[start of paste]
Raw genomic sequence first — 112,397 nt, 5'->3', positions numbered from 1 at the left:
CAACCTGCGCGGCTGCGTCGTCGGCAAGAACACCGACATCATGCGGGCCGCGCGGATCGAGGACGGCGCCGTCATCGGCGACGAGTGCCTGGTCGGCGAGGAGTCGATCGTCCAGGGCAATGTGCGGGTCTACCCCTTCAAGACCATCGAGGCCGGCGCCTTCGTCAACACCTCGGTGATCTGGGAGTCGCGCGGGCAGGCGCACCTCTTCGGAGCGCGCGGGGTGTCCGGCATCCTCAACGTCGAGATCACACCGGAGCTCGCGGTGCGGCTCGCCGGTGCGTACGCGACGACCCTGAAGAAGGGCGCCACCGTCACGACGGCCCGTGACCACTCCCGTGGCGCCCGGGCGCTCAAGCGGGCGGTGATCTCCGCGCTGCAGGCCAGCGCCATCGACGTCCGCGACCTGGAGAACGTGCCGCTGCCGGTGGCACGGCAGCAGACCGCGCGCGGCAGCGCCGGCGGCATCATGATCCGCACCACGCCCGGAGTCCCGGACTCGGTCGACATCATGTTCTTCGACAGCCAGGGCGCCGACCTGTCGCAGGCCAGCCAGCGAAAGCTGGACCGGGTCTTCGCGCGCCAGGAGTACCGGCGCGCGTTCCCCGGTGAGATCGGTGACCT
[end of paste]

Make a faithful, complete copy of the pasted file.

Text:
Raw genomic sequence first — 112,397 nt, 5'->3', positions numbered from 1 at the left:
CAACCTGCGCGGCTGCGTCGTCGGCAAGAACACCGACATCATGCGGGCCGCGCGGATCGAGGACGGCGCCGTCATCGGCGACGAGTGCCTGGTCGGCGAGGAGTCGATCGTCCAGGGCAATGTGCGGGTCTACCCCTTCAAGACCATCGAGGCCGGCGCCTTCGTCAACACCTCGGTGATCTGGGAGTCGCGCGGGCAGGCGCACCTCTTCGGAGCGCGCGGGGTGTCCGGCATCCTCAACGTCGAGATCACACCGGAGCTCGCGGTGCGGCTCGCCGGTGCGTACGCGACGACCCTGAAGAAGGGCGCCACCGTCACGACGGCCCGTGACCACTCCCGTGGCGCCCGGGCGCTCAAGCGGGCGGTGATCTCCGCGCTGCAGGCCAGCGCCATCGACGTCCGCGACCTGGAGAACGTGCCGCTGCCGGTGGCACGGCAGCAGACCGCGCGCGGCAGCGCCGGCGGCATCATGATCCGCACCACGCCCGGAGTCCCGGACTCGGTCGACATCATGTTCTTCGACAGCCAGGGCGCCGACCTGTCGCAGGCCAGCCAGCGAAAGCTGGACCGGGTCTTCGCGCGCCAGGAGTACCGGCGCGCGTTCCCCGGTGAGATCGGTGACCT